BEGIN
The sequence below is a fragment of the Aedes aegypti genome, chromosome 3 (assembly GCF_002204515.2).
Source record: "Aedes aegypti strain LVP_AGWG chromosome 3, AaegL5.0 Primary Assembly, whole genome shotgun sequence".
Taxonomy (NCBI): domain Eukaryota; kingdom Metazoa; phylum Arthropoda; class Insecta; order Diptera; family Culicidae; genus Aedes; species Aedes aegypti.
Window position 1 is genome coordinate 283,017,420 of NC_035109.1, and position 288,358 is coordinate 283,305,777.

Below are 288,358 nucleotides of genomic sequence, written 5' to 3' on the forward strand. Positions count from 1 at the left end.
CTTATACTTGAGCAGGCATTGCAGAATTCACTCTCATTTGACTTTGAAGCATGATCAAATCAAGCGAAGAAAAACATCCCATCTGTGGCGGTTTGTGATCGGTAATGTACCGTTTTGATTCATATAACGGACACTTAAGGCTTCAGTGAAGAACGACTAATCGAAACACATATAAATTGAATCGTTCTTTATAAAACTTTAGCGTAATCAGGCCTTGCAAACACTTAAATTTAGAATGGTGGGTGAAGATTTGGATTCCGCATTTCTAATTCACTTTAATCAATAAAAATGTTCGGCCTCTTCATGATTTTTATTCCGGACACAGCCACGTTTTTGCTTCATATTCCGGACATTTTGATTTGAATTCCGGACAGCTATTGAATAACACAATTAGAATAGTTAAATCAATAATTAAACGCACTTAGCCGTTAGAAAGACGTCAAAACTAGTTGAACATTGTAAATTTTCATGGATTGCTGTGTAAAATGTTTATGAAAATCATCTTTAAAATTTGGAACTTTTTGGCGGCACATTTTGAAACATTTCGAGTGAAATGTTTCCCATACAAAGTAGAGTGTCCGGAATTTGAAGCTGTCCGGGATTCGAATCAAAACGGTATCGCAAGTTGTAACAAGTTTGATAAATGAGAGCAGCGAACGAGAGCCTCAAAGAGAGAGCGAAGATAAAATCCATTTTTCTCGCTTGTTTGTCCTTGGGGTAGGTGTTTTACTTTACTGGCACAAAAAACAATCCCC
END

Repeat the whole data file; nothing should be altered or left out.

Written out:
The sequence below is a fragment of the Aedes aegypti genome, chromosome 3 (assembly GCF_002204515.2).
Source record: "Aedes aegypti strain LVP_AGWG chromosome 3, AaegL5.0 Primary Assembly, whole genome shotgun sequence".
Taxonomy (NCBI): domain Eukaryota; kingdom Metazoa; phylum Arthropoda; class Insecta; order Diptera; family Culicidae; genus Aedes; species Aedes aegypti.
Window position 1 is genome coordinate 283,017,420 of NC_035109.1, and position 288,358 is coordinate 283,305,777.

Below are 288,358 nucleotides of genomic sequence, written 5' to 3' on the forward strand. Positions count from 1 at the left end.
CTTATACTTGAGCAGGCATTGCAGAATTCACTCTCATTTGACTTTGAAGCATGATCAAATCAAGCGAAGAAAAACATCCCATCTGTGGCGGTTTGTGATCGGTAATGTACCGTTTTGATTCATATAACGGACACTTAAGGCTTCAGTGAAGAACGACTAATCGAAACACATATAAATTGAATCGTTCTTTATAAAACTTTAGCGTAATCAGGCCTTGCAAACACTTAAATTTAGAATGGTGGGTGAAGATTTGGATTCCGCATTTCTAATTCACTTTAATCAATAAAAATGTTCGGCCTCTTCATGATTTTTATTCCGGACACAGCCACGTTTTTGCTTCATATTCCGGACATTTTGATTTGAATTCCGGACAGCTATTGAATAACACAATTAGAATAGTTAAATCAATAATTAAACGCACTTAGCCGTTAGAAAGACGTCAAAACTAGTTGAACATTGTAAATTTTCATGGATTGCTGTGTAAAATGTTTATGAAAATCATCTTTAAAATTTGGAACTTTTTGGCGGCACATTTTGAAACATTTCGAGTGAAATGTTTCCCATACAAAGTAGAGTGTCCGGAATTTGAAGCTGTCCGGGATTCGAATCAAAACGGTATCGCAAGTTGTAACAAGTTTGATAAATGAGAGCAGCGAACGAGAGCCTCAAAGAGAGAGCGAAGATAAAATCCATTTTTCTCGCTTGTTTGTCCTTGGGGTAGGTGTTTTACTTTACTGGCACAAAAAACAATCCCC